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Long-term effects of extensification of sheep grazing management on botanical diversity and sheep production in upland grassland

Published online by Cambridge University Press:  23 November 2017

C. A. Marriott
Affiliation:
The Macaulay Institute, Craigiebuckler, Aberdeen AB15 8QH, U.K.
G. T. Barthram
Affiliation:
The Macaulay Institute, Craigiebuckler, Aberdeen AB15 8QH, U.K.
T. G. Common
Affiliation:
The Macaulay Institute, Craigiebuckler, Aberdeen AB15 8QH, U.K.
J. H. Griffiths
Affiliation:
The Macaulay Institute, Craigiebuckler, Aberdeen AB15 8QH, U.K.
J. M. Fisher
Affiliation:
The Macaulay Institute, Craigiebuckler, Aberdeen AB15 8QH, U.K.
K. Hood
Affiliation:
The Macaulay Institute, Craigiebuckler, Aberdeen AB15 8QH, U.K.
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Extract

Sheep systems on upland permanent pastures sown with Lolium perenne/Trifolium repens, have typically been relatively intensively managed, relying on inorganic fertilizers to maintain or increase animal output. However changes in the Common Agricultural Policy have resulted in the development of agri-environment schemes to deliver environmental goals from grasslands. These schemes encourage more extensive grazing systems, and change the emphasis from animal output to issues such as increasing biodiversity. Lower stocking densities provide increased opportunities for diet selection, the development of a heterogeneous habitat and associated changes in species composition. However, will more extensive management increase botanical diversity in upland sown swards? The experiment reported here describes the effect of more extensive management combining cessation of fertilizer and lower grazing intensity on vegetation change, stocking density and lamb output over 14 years.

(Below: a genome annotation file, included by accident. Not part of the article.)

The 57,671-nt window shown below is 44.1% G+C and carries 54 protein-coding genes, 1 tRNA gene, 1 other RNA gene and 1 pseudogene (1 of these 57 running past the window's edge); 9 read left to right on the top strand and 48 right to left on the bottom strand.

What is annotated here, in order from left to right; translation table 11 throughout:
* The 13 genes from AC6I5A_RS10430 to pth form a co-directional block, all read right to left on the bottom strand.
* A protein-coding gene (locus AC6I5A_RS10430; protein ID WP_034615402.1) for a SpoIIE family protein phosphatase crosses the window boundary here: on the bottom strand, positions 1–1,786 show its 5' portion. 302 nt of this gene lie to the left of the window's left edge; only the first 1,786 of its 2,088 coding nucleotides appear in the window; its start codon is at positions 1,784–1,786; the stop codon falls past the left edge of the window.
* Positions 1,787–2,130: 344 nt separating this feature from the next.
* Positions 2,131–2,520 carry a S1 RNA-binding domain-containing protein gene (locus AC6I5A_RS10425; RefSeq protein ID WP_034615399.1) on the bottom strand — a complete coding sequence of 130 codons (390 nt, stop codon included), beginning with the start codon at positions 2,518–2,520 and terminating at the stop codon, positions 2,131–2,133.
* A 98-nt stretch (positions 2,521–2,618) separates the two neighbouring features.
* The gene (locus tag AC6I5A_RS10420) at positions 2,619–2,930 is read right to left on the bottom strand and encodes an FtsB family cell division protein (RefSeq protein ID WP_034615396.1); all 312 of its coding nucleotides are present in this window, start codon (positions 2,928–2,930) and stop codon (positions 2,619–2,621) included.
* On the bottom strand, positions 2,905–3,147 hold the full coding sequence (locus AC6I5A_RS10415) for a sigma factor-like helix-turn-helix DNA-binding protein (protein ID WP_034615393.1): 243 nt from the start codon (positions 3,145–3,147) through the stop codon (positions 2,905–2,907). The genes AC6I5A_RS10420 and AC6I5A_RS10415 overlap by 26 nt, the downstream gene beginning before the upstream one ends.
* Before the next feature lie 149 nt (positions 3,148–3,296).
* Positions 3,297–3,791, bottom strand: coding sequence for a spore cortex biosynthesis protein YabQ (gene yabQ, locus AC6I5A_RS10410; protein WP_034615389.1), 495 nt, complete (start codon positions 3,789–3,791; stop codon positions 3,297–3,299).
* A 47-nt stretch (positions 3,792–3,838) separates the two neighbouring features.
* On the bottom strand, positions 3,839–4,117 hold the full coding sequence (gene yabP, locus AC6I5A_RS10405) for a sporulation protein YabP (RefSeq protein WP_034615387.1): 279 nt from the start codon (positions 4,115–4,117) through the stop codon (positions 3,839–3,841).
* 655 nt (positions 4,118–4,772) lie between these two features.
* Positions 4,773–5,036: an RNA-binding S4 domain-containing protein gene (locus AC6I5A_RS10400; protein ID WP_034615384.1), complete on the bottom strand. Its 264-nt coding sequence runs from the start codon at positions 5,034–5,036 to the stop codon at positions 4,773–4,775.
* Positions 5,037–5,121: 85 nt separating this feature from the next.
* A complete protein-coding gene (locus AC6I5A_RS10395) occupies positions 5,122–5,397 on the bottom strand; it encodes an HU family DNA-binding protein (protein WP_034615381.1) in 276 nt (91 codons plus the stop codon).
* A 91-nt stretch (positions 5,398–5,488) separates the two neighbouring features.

Type
Poster Presentations
Copyright
Copyright © The British Society of Animal Science 2005

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References

Marriott, C. A., Bolton, G. R., Barthram, G. T., Fisher, J. M. and Hood, K. 2002. Early changes in species composition of upland sown grassland under extensive grazing management. Applied Vegetation Science. 42: 8798.CrossRefGoogle Scholar

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